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I'm trying to extract data from a large CSV file in the following format, assume 'x' is data in the form of text or an integer. Each grouping has an unique id, but not always has the same number of lines per grouping or color. The data is separated from the color by a comma.

id, x
red, x
green, x
blue, x 
black, x

id, x
yellow, x
green, 
blue, x 
black, x

id, x
red, x
green, x
blue, x
black, x

id, x
red, x
green, x
blue, x

id, x
red, x
green, x
blue, x 
black, x

I would like to re-arrange the data in in a column format. The ID should be the first column and any data separated by a comma. My goal is to get it to read the first word in the line and place it in the appropriate column.

line 0 - ID - red - green - blue - yellow - black
line 1 - x, x, x,  , x,
line 2 -  , x, x, x, x,
line 3 - x, x, x,  , x,
line 4 - x, x, x,  ,  ,
line 5 - x, x, x,  , x,

This is what I was trying...

readfile = open("db-short.txt", "r")
datafilelines = readfile.readlines()

writefile = open("sample.csv", "w")

temp_data_list = ["",]*7
td_index = 0

for line_with_return in datafilelines:
    line = line_with_return.replace('\n','') 
    if not line == '':
        if not (line.startswith("ID") or 
                line.startswith("RED") or
                line.startswith("GREEN") or
                line.startswith("BLUE") or
                line.startswith("YELLOW") or
                line.startswith("BLACK") ):
            temp_data_list[td_index] = line
            td_index += 1

            temp_data_list[6] = line
        if (line.startswith("BLACK") or line.startswith("BLACK")):
            temp_data_list[5] = line
        if (line.startswith("YELLOW") or line.startswith("YELLOW")):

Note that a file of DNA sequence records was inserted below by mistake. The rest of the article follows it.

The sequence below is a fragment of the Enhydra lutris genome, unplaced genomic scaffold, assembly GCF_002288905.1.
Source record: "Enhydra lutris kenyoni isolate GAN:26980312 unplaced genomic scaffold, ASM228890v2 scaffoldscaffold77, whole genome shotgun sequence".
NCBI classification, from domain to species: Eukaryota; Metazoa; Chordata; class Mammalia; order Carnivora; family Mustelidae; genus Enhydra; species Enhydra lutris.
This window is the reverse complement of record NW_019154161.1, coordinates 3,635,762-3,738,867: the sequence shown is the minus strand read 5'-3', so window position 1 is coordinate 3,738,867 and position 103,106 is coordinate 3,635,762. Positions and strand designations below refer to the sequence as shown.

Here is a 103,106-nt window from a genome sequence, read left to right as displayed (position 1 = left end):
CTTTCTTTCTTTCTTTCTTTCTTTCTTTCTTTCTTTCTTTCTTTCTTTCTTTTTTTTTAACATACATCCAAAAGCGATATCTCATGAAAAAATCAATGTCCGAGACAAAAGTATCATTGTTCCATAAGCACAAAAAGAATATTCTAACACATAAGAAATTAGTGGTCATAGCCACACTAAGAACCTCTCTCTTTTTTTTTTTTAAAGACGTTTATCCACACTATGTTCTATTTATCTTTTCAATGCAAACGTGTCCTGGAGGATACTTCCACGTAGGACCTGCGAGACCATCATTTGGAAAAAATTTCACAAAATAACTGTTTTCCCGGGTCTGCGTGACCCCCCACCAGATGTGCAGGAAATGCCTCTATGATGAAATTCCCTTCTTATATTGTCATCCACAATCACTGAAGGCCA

temp_data_list[4] = line
        if (line.startswith("BLUE") or line.startswith("BLUE")):
            temp_data_list[3] = line
        if (line.startswith("GREEN") or line.startswith("GREEN")):
            temp_data_list[2] = line
        if (line.startswith("RED") or line.startswith("RED")):
            temp_data_list[1] = line
        if (line.startswith("ID") or line.find("ID") > 0):
            temp_data_list[0] = line
    if line == '':
        temp_data_str = ""
        for temp_data in temp_data_list:
            temp_data_str += temp_data + ","
        temp_data_str = temp_data_str[0:-1] + "\n"
        writefile.write(temp_data_str)

        temp_data_list = ["",]*7 
        td_index = 0

if temp_data_list[0]:
    temp_data_str = ""
    for temp_data in temp_data_list:
        temp_data_str += temp_data + ","
    temp_data_str = temp_data_str[0:-1] + "\n"
    writefile.write(temp_data_str)
readfile.close()
writefile.close()
share|improve this question
1  
What have you tried so far? The standard library csv module is probably a good place to start. –  James Henstridge Dec 11 '12 at 3:00
    
I know you said you wanted a python solution but have you considered R? It was built for these sorts of tasks –  Stedy Dec 11 '12 at 6:03